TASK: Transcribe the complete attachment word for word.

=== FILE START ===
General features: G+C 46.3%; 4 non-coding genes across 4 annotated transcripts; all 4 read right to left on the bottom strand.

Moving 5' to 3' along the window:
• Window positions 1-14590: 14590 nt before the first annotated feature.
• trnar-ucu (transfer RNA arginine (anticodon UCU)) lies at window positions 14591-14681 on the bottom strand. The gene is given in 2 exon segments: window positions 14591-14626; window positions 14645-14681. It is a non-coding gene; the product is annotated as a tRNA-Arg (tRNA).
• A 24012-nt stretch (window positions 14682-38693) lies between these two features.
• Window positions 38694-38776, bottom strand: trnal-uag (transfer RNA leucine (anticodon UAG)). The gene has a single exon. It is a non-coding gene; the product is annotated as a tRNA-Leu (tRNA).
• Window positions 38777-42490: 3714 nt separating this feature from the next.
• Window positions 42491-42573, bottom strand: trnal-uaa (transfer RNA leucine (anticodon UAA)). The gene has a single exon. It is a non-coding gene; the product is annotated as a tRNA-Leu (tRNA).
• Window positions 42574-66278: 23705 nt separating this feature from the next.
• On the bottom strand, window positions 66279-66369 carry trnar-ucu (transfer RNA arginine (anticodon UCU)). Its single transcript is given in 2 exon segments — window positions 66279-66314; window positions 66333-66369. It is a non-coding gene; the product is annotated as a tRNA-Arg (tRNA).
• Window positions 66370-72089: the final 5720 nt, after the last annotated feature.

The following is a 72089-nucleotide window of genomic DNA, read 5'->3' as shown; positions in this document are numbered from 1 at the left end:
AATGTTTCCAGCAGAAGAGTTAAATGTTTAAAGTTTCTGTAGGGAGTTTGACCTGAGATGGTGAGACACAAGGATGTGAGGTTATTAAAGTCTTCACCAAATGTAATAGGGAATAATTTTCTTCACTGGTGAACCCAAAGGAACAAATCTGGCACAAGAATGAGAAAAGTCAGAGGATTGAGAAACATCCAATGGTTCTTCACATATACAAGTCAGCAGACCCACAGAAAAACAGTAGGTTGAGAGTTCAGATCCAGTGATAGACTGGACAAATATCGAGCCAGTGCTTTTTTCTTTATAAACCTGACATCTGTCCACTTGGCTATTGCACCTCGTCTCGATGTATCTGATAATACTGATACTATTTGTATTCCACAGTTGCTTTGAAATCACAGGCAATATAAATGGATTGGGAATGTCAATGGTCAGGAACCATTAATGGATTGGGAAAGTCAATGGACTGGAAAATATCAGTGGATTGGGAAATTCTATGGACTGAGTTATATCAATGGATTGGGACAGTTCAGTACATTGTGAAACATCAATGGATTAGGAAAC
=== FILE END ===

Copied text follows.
General features: G+C 46.3%; 4 non-coding genes across 4 annotated transcripts; all 4 read right to left on the bottom strand.

Moving 5' to 3' along the window:
• Window positions 1-14590: 14590 nt before the first annotated feature.
• trnar-ucu (transfer RNA arginine (anticodon UCU)) lies at window positions 14591-14681 on the bottom strand. The gene is given in 2 exon segments: window positions 14591-14626; window positions 14645-14681. It is a non-coding gene; the product is annotated as a tRNA-Arg (tRNA).
• A 24012-nt stretch (window positions 14682-38693) lies between these two features.
• Window positions 38694-38776, bottom strand: trnal-uag (transfer RNA leucine (anticodon UAG)). The gene has a single exon. It is a non-coding gene; the product is annotated as a tRNA-Leu (tRNA).
• Window positions 38777-42490: 3714 nt separating this feature from the next.
• Window positions 42491-42573, bottom strand: trnal-uaa (transfer RNA leucine (anticodon UAA)). The gene has a single exon. It is a non-coding gene; the product is annotated as a tRNA-Leu (tRNA).
• Window positions 42574-66278: 23705 nt separating this feature from the next.
• On the bottom strand, window positions 66279-66369 carry trnar-ucu (transfer RNA arginine (anticodon UCU)). Its single transcript is given in 2 exon segments — window positions 66279-66314; window positions 66333-66369. It is a non-coding gene; the product is annotated as a tRNA-Arg (tRNA).
• Window positions 66370-72089: the final 5720 nt, after the last annotated feature.

The following is a 72089-nucleotide window of genomic DNA, read 5'->3' as shown; positions in this document are numbered from 1 at the left end:
AATGTTTCCAGCAGAAGAGTTAAATGTTTAAAGTTTCTGTAGGGAGTTTGACCTGAGATGGTGAGACACAAGGATGTGAGGTTATTAAAGTCTTCACCAAATGTAATAGGGAATAATTTTCTTCACTGGTGAACCCAAAGGAACAAATCTGGCACAAGAATGAGAAAAGTCAGAGGATTGAGAAACATCCAATGGTTCTTCACATATACAAGTCAGCAGACCCACAGAAAAACAGTAGGTTGAGAGTTCAGATCCAGTGATAGACTGGACAAATATCGAGCCAGTGCTTTTTTCTTTATAAACCTGACATCTGTCCACTTGGCTATTGCACCTCGTCTCGATGTATCTGATAATACTGATACTATTTGTATTCCACAGTTGCTTTGAAATCACAGGCAATATAAATGGATTGGGAATGTCAATGGTCAGGAACCATTAATGGATTGGGAAAGTCAATGGACTGGAAAATATCAGTGGATTGGGAAATTCTATGGACTGAGTTATATCAATGGATTGGGACAGTTCAGTACATTGTGAAACATCAATGGATTAGGAAAC